As we approach the 2018 midterms, we’ve been hearing the term “civic duty” used in a lot of different contexts. Most recently in the ongoing drama surrounding the Supreme Court, then-nominee Brett Kavanaugh, and accusations of sexual assault. Dr. Christine Blasey Ford has said that civic duty motivated her to come forward with her claim when Kavanaugh was put on the shortlist to be nominated. Other witnesses, including Kavanaugh’s friends from college and law school, also came forward, stating it was their civic duty to share what they knew with the public. Senators were admonished that it was their civic duty to see these accusation investigated. Civic duty everywhere…
These actions fall far from the “voting is our main civic duty” definition to which most Americans adhere. And it begs the question: What are our civic duties, and is there more we should be doing?
We roll our eyes because we all think of civic duty as something we do for someone or something else — a higher duty that poses very little benefit to us.
But we’re wrong.
Your civic duties are radical acts of self-care. Why? Because civic action directly benefits each and every one of us, and makes sure that the norms and institutions that benefit us every day are still around when we need them.
Think of how stressful the past two decades, or even the past two years, have been for each of us politically. Think of the financial strain we all felt when the economy sank into a recession. How frustrated we felt during the 2016 Presidential Campaigns. How anxiety-producing it was to watch the news during troop bans in the military, the ACA repeal, and family separations at the border (fyi, many families still haven’t been reunited: “Deported Parents Lose Kids To Adoption,” from Talking Points Memo).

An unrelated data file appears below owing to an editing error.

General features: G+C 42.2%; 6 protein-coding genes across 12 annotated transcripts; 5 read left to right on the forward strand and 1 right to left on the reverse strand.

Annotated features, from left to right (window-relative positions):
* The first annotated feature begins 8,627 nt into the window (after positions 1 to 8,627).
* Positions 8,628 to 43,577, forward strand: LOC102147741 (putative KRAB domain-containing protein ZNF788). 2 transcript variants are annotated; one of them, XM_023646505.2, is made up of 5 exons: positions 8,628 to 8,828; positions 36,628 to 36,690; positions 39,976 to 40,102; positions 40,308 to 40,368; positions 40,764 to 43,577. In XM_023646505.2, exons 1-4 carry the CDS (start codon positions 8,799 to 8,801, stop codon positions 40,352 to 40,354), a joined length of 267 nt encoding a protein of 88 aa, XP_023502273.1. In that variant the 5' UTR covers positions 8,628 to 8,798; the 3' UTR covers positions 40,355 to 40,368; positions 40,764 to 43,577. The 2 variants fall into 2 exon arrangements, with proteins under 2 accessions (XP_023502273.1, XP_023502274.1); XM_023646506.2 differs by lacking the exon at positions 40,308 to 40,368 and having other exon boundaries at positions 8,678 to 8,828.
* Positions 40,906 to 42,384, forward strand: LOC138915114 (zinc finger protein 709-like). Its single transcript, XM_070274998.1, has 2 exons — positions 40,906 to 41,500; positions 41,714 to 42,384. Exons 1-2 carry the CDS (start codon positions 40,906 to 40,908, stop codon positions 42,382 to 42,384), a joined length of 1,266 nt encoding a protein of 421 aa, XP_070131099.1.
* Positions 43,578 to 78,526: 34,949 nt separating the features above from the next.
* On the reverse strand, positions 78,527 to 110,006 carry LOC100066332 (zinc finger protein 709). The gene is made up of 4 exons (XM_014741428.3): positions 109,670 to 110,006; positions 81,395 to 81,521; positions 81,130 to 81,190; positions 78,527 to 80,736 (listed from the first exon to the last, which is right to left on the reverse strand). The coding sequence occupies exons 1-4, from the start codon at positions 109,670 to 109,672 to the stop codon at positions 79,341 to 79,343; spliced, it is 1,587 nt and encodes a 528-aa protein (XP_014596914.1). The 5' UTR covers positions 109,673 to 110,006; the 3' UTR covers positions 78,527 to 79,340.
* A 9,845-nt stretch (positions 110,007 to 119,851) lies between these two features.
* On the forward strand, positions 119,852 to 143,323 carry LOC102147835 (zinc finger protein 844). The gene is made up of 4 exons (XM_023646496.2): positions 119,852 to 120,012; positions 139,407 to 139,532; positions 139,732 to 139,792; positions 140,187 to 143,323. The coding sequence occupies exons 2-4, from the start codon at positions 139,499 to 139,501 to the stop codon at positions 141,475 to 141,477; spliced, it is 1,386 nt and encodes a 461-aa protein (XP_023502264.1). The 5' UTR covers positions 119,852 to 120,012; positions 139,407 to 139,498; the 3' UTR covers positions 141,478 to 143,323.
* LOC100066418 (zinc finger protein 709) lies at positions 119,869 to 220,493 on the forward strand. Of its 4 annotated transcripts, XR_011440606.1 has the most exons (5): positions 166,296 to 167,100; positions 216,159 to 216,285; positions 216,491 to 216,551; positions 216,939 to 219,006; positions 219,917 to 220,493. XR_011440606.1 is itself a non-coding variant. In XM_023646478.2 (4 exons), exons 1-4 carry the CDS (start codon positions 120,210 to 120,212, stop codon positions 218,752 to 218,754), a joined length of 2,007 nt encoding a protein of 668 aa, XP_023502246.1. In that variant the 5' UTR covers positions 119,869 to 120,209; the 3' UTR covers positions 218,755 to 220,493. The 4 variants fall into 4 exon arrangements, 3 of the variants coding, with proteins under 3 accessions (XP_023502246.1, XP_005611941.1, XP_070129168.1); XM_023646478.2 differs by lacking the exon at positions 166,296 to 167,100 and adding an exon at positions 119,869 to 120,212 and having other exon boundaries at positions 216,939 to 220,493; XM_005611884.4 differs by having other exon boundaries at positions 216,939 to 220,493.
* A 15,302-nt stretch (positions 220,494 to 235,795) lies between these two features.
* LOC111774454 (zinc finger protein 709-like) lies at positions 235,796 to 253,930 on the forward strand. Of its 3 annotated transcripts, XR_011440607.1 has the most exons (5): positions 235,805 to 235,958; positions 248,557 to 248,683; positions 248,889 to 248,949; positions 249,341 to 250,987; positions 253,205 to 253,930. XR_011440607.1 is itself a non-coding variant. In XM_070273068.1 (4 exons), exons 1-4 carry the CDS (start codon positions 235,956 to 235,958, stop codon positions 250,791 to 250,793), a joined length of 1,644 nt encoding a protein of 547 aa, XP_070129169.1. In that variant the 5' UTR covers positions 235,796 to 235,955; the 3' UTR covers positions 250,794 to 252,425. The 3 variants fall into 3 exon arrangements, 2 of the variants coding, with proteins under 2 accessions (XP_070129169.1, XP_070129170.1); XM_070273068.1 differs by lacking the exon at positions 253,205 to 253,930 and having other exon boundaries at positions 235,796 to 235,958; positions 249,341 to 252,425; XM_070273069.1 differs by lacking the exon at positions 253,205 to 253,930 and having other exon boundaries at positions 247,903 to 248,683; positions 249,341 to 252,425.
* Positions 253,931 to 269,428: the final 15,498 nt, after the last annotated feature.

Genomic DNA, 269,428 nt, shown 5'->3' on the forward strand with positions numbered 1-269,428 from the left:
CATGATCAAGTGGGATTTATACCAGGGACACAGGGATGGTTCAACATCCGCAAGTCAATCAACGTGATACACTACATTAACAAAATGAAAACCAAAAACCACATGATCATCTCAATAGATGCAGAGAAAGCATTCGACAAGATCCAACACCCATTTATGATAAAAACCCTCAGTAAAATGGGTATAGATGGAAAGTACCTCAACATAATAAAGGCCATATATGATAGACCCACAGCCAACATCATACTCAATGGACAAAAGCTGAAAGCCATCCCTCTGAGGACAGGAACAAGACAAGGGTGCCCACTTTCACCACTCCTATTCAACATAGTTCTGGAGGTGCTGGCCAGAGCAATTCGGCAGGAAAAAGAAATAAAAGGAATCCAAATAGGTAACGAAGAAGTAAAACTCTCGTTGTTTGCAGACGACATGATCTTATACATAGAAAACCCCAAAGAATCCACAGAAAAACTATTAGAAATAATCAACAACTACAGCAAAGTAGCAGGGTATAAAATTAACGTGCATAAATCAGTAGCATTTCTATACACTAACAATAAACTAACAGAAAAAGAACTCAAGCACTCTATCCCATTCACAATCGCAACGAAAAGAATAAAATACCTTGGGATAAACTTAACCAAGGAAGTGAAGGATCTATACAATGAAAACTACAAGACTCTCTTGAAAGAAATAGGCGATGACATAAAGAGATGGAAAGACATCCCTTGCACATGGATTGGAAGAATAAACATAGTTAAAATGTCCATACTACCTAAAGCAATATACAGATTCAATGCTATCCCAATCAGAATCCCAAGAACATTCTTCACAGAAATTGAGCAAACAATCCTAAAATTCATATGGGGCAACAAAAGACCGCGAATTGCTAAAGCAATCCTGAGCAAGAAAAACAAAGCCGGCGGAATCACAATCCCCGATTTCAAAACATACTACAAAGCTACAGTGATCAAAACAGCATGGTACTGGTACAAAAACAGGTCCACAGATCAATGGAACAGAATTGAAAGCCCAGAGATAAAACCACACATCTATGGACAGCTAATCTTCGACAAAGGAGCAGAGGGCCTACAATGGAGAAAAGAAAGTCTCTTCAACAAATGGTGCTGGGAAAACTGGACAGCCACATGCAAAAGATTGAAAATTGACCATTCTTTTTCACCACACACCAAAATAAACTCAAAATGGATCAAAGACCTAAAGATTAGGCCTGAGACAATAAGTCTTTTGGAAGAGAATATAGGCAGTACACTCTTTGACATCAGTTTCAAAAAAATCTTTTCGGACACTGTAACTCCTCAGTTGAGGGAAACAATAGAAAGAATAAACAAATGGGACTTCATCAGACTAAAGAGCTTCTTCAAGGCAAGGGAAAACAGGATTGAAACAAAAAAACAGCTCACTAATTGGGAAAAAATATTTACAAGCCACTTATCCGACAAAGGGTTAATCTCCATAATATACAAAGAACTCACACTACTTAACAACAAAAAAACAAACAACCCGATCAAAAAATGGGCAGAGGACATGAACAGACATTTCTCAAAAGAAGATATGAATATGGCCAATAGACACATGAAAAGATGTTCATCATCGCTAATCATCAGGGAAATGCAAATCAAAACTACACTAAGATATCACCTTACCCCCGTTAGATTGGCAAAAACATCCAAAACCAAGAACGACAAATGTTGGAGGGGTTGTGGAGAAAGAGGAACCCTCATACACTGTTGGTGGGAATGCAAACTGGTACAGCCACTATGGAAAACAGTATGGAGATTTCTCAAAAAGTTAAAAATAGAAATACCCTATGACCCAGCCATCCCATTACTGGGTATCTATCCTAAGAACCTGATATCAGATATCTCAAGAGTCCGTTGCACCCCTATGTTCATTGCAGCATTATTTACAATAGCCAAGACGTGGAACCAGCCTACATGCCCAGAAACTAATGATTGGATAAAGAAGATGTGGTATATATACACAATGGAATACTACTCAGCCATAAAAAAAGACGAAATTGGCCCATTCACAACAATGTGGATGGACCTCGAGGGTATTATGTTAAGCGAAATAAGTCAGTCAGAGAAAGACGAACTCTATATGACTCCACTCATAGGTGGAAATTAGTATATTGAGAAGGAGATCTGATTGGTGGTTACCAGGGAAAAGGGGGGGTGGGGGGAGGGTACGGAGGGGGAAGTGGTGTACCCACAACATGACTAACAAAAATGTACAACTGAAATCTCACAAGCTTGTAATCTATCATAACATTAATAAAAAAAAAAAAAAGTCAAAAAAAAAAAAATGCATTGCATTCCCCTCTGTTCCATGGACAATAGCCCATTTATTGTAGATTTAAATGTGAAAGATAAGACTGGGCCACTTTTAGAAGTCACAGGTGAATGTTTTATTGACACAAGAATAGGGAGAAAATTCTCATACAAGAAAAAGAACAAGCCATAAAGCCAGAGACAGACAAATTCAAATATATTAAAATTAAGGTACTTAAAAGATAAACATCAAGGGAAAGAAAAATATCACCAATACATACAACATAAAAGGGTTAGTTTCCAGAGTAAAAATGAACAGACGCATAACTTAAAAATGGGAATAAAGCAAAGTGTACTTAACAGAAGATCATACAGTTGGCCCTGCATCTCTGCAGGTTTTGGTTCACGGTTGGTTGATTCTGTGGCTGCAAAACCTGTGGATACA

Doing your civic duty is like keeping hydrated, exercising, and eating healthy — preventative maintenance. Do it on the regular, and we can increase the chances that good people get elected, companies create jobs, health care expands, and the news doesn’t make us want to kill ourselves. Sometimes it sucks. Sometimes it’s exhilarating. Sometimes you wake up sore, and sometimes you experience a high that motivates you to try again tomorrow. Either way, civic duty is more than just voting. It might not sound sexy, but it’s one of the best ways you can protect your physical health and your mental well-being.
Here are 10 acts of radical civic self-care we should all be taking:
1. Know Your Elected Officials & What They Stand For
Nearly all Americans can name the President, which is good. Yet only 37% of American can name their congress member. This definitely doesn’t bode well for people’s knowledge of their county supervisors or city council members. Your lack of knowledge hampers your ability to hold politicians accountable during elections, and definitely prevents you from reaching out to them with your needs between elections. Go online right now and follow your elected officials on social media to learn about who they are and what they believe.
PRO TIP: If you don’t know the names of your politicians (and, as the numbers show, you don’t), you can look them up with your address at Politi-Score.
2. Be For Something, Not Just Against Everything
Speaking of social media, it’s time we talked about the political conversations you’re having online. The fact that you’re talking about politics online is actually a good thing. We should be talking about civic issues more, not less, despite the arguments that come from it (we‘ll talk about tone later). But if your only contributions to civic discourse is to tell people that their ideas are stupid, unfeasible, or a ‘slippery slope’ to some fictional future crisis, then you’re not having conversations, you’re ending them.
And if you’re only telling your elected officials what you don’t want, instead of advocating for something you do, then you’re not promoting change, you’re stopping it.